27 Oct

Circular economy; blindspot or systemic change? A lecture by James Greyson

On Thursday, October 15th UCLU Green Economy was thrilled to host James Greyson as our first guest lecturer of the year. James has over 20 years of experience in the sustainability sector- he is the founder and head of the influential Blindspot Think Tank that is advising businesses, NATO and international NGOs on complex system change. At our lecture he talked about circular economy, which he believes is a good case study of how we can create systemic change. Change which can then be used to address complex global problems.


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He began his lecture by depicting the ‘streetlight effect’- the idea that when we lose our keys, we don’t look for them where we dropped them but where the light is shining. The ‘streetlight effect’ represents our way of thinking as a society- we tend to not go for sensible solutions to problems but to the ones that seem the most obvious to us initially. Furthermore, our traditional way of looking at sustainability problems is to separate them and deal with each problem individually. Circular economy, however, would allow us to solve them all in one go. In other words, the very concept of circular economy could solve the whole linear economy problem. It would radically alter modern economics and society as a whole, thereby providing solutions to all the individual problems at once.

Take waste for example. Our standard definitions of waste tends to revolve around waste being something solid that people want to get rid of. In a circular economy, we are not looking to get rid of waste but also at what happens after we get rid of waste. James Greyson’s suggestion is dealing with waste not after disposal but before disposal. This is known as ‘precycling’. Precycling consists in shifting the emphasis onto an earlier stage of the life cycle so that the producer receives greater responsibility. Businesses, governments, households and communities can all precycle – every product can be precycled in some way.

However in order to get everyone on board with precycling, we need to create a movement around the change and make everyone aware of it. Alternatively, we could also look at the role of the economy in creating this change. Since linear economy is a failure of externality, we can extend the practices of producer responsibility insurance by assigning each company with a “wasterisk” -the risk or likelihood of a product ending up as waste in ecosystems. The idea is that currently, there is no incentive for producers to do anything about the waste risk of their products, due to lacking financial incentives. If we make producers responsible for the waste risk of products and extend the idea of product waste insurance, we could use premiums to cut risks everywhere throughout our society. In particular, we could spend it on activities that create a smooth transition to a circular economy. But this is only one of James’ numerous revolutionary initiatives.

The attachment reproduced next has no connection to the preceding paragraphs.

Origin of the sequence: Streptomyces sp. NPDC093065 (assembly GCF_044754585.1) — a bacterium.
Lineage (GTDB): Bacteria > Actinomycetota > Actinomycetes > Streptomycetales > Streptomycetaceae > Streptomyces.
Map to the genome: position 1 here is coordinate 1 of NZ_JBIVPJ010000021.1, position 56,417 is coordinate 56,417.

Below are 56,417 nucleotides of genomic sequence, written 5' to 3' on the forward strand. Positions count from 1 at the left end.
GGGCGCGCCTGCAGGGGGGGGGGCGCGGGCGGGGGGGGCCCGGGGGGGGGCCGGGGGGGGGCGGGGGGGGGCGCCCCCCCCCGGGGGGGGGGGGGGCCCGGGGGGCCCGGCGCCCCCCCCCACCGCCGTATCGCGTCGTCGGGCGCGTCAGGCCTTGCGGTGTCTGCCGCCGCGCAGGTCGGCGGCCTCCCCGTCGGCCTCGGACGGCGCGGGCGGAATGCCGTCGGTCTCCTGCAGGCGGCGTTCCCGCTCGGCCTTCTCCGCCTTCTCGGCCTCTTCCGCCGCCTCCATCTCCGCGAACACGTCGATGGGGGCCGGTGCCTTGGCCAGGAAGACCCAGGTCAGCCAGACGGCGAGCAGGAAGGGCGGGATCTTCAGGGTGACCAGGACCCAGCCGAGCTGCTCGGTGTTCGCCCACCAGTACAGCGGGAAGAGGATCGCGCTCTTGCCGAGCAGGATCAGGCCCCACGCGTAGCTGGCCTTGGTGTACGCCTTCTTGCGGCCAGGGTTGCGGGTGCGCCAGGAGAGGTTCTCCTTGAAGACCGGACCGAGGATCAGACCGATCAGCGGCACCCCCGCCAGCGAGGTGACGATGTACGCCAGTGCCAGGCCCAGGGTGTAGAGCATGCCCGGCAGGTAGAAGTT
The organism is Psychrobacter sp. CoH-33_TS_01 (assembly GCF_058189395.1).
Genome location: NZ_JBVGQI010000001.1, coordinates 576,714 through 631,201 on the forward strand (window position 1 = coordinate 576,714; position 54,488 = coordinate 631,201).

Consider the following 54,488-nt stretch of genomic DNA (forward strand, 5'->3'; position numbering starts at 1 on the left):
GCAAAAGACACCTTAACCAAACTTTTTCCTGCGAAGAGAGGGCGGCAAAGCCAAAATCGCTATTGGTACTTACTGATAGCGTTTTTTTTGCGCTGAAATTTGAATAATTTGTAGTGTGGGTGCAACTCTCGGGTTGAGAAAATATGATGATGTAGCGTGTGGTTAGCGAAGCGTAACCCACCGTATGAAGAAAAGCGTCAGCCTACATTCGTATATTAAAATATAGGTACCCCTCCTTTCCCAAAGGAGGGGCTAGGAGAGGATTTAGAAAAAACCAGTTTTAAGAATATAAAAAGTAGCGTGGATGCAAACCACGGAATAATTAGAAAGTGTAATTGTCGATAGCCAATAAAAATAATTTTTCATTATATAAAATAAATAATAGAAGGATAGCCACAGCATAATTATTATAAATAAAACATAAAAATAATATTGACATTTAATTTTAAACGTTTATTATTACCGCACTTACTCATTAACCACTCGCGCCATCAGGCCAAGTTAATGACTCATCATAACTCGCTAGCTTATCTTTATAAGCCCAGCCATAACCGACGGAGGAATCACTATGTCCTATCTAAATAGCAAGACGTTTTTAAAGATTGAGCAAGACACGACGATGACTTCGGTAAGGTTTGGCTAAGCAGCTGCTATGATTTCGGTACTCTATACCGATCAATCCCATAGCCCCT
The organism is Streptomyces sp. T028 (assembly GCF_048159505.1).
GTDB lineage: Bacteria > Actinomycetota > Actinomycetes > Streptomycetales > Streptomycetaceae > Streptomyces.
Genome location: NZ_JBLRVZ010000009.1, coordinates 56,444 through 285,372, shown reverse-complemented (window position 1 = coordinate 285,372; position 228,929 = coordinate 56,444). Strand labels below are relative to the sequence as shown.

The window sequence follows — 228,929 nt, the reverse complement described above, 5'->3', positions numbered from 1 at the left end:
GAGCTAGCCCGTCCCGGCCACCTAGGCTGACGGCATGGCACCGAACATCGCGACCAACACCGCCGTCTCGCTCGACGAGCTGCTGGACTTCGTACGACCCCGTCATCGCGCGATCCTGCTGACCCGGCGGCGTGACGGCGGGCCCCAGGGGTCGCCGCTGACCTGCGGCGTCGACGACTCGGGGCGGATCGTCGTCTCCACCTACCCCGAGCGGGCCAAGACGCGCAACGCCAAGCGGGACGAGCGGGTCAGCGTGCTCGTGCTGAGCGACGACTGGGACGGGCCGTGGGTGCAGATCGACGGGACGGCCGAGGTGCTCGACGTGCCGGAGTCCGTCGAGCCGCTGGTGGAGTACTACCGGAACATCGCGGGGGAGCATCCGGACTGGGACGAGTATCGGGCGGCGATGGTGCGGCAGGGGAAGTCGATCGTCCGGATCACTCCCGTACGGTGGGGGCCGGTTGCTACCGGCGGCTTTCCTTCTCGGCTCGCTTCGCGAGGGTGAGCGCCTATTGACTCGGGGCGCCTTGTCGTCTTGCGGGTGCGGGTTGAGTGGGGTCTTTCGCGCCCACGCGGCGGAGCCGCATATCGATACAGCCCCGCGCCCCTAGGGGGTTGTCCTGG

James then discussed reductionism, or ‘shrinking-thinking’, which is a habit of thinking that has been with our society since the enlightenment. We look at global problems by reducing them or breaking them down into parts, as a reduced problem seems more manageable to us. This gives us the illusion that we are contributing to solving the big problem and that all of these small changes will add up one day. This is known in psychology as a reward system. However is this really the case in reality? James argues that instead of continuing with reductionist ways of thinking, we need to replace our current destructive self-organising and self-reinforcing system to a restorative one.

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In order to achieve this ambitious aim, we need what James calls ‘Planet Levers’. These 7 policy shifts (see picture above and below) would fundamentally reshape our conventional societal system. James concluded that today every planet lever is set in the wrong position so the global problems are set to worsen but reassured us that if all planet levers are shifted in time, we could still unlock a secure future for everyone.

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We would like to thank James Greyson for his insightful lecture on blindspotting and circular economy and to everyone who attended the lecture, we hope you enjoyed it as much as we did!

You can find James Greyson’s slides here and watch his talk on our youtube channel.

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